She is very embarrassed if I have to stop her eating dinner because she's started without permission... so she does work that one out.

  8. #8
    Join Date
    Dec 2009
    melbourne australia


    Have you thought of this:
    Herding with Ducks
    I have been raising and leasing ducks for herding trials for about 6 years. Most judges and exhibitors say “They are the best ducks they have ever seen.” This does take some work. My ducks work well in groups of 5. If a duck gets split off by a dog it will look for the other ducks and regroup easily. They move easily off a dog, do not run or flap, unless a dog is too fast or close. They will only go thru an obstacle if the dog is right and makes them. They are not course trained and are very honest and will show the good and bad points in your dog training.
    I prefer the Call Ducks because they flock well, move slowly without flapping, they must be pushed to move and their smaller size allows me to haul 10-13 ducks in a large Vari-Kennel Crate while traveling. My Calls are larger than the show Calls, they are hardier, have more bone, more plumage and do not need extra heat during the winter.
    I hatch my babies in an incubator or under a broody hen. When the ducklings are hatched they are placed in a tub with a heat lamp for 2-4 weeks. I hand feed them hard boiled duck eggs and handle them daily. They are fed a Poultry 20% Starter formulated for ducks and chickens (some chicken feeds are medicated and not good for ducks) Depending on the weather at about 3-4 weeks they are put outside in an X-pen lined with poultry netting with a crate in it. At about 6 weeks they are given small pans of water to swim in and about 8-10 weeks they should be completely feathered and ready to start working.

    Because of the handling, my ducks are used to people, so will fetch as well as drive. I break any extra laid eggs for them in the arena, so they follow me around every morning as I pick them up. I trim the flight feathers on one wing to prevent them from flying away. This needs to be done every time they molt and put on new plumage.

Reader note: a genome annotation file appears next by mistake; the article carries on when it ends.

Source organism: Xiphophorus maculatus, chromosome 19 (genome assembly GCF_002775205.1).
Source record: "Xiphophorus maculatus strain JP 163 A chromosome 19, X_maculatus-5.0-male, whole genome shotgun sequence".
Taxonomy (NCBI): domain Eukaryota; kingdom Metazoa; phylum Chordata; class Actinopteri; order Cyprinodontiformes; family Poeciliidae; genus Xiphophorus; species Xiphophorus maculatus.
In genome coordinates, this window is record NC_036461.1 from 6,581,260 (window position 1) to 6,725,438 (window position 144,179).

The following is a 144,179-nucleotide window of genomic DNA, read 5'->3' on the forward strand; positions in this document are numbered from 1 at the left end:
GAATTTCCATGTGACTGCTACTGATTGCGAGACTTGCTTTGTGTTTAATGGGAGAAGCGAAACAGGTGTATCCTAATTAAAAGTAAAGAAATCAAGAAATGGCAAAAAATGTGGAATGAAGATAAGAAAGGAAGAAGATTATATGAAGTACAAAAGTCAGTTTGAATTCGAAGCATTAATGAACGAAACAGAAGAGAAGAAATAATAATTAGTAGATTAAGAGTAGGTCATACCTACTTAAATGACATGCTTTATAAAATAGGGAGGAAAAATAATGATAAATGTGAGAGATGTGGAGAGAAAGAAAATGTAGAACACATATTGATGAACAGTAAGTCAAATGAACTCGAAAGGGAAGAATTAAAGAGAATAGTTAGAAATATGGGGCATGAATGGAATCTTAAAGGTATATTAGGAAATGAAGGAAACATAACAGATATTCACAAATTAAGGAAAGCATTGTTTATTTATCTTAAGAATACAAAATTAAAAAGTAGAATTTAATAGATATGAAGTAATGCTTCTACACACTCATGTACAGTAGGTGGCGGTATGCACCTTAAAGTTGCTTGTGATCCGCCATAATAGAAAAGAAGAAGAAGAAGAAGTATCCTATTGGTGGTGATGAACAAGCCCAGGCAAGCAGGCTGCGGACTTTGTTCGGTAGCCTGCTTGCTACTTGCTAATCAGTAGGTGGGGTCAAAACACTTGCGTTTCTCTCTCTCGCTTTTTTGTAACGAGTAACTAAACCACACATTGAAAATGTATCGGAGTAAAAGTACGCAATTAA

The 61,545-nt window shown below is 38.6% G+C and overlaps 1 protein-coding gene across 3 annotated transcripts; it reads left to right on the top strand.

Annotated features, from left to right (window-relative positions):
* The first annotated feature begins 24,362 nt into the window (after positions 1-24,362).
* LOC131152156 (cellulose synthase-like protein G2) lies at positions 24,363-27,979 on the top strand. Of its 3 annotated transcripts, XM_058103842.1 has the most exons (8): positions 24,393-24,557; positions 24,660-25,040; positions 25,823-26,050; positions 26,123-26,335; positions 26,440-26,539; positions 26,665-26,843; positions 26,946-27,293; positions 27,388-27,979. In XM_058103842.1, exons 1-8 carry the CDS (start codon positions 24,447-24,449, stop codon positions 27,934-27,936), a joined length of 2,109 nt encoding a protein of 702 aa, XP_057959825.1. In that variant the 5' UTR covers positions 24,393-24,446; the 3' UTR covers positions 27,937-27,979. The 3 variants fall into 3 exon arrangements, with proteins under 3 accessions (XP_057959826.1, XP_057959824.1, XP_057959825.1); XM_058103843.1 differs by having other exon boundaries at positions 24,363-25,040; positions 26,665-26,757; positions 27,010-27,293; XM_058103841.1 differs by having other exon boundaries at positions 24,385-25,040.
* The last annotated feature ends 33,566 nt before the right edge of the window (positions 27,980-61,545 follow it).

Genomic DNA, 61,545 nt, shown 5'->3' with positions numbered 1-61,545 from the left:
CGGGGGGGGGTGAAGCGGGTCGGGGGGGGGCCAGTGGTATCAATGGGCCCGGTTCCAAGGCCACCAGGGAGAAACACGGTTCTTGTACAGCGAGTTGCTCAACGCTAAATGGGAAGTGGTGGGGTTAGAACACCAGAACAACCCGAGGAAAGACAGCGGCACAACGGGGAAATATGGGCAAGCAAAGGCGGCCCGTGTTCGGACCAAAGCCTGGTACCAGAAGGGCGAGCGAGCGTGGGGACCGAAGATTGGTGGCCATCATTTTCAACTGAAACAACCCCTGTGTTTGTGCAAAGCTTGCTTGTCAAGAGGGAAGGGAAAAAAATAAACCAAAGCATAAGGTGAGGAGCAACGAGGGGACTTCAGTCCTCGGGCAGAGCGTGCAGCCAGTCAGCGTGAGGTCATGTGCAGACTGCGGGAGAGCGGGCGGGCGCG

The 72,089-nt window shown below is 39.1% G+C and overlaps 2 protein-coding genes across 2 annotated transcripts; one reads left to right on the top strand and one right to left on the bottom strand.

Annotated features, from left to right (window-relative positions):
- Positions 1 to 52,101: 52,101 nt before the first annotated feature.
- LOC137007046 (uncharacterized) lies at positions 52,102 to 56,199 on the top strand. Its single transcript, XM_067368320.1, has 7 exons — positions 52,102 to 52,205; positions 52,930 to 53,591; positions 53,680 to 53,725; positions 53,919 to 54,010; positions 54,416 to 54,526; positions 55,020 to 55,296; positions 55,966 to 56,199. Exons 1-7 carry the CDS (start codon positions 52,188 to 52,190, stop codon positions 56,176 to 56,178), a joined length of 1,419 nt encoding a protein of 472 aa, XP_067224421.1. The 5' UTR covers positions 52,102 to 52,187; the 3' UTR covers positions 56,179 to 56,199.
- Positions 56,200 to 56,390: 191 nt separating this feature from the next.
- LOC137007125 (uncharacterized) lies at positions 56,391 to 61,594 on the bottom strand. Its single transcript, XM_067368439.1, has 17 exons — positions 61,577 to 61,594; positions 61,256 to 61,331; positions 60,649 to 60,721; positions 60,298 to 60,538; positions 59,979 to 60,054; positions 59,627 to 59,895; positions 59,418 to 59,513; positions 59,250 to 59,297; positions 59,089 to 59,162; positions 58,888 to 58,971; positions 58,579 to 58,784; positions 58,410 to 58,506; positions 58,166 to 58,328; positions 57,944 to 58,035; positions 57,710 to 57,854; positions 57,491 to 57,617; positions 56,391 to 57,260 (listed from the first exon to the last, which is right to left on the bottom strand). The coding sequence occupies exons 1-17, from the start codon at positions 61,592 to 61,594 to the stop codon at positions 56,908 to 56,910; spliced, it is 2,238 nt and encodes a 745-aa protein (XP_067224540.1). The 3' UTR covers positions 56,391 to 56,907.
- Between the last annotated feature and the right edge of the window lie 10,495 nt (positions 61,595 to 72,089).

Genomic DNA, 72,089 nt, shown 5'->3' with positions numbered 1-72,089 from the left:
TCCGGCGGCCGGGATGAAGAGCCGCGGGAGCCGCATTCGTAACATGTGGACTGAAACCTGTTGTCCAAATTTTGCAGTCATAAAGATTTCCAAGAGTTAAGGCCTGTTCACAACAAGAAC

I put colored plastic poultry leg bands on them. One color designates the group hatched together. This is very important since ducks are known for imprinting and do so on their hatchlings. Let’s say I have a group of 12 babies. I will band them with green bands when they are old enough to start working. I will try to match them into groups of 5. I usually have 3 males and 2 females or 3 females with 2 males. I also try to match them by plumage color (ducks are prejudiced and prefer to be with like– colored ducks).
    I take 5 ducks and work them with an experienced dog. If one consistently splits off, I add a different duck or two to that group until I get a compatible group of 5. They are then banded with a second band of another color. Let’s say green and orange. I take another group of 5 and work them together and if compatible give them a second band color of brown. The two left-over ducks remain greens and hopefully can be fill-ins if one of the ducks in the other groups gets injured.

    When the ducks mature the next year and start to lay eggs, they may start to pair off and I might have to resort the groups.
    During the day all the mature ducks are kept together in a 48 x48 arena made of hog panels. I observe them in the arena and they will sort themselves off in their banded groups. They are fed 15% Grower/Finisher and Scratch Grain, have water pans and kiddy pools with a concrete block for them to get in and out. Some are kept in X-pens with crates that I can move around the yard. At night the ducks are herded across the yard by the dogs to an overnight enclosure, where there is no food or water. This keeps the overnight pen clean and dry. The ones in the X-pens are crated over night with pine shavings as bedding and crate covers to keep them protected from the weather. The only time they are not moved to the arena is when it is snowing hard. They do not like the snow and will walk a little then sit down and tuck their feet to warm them up.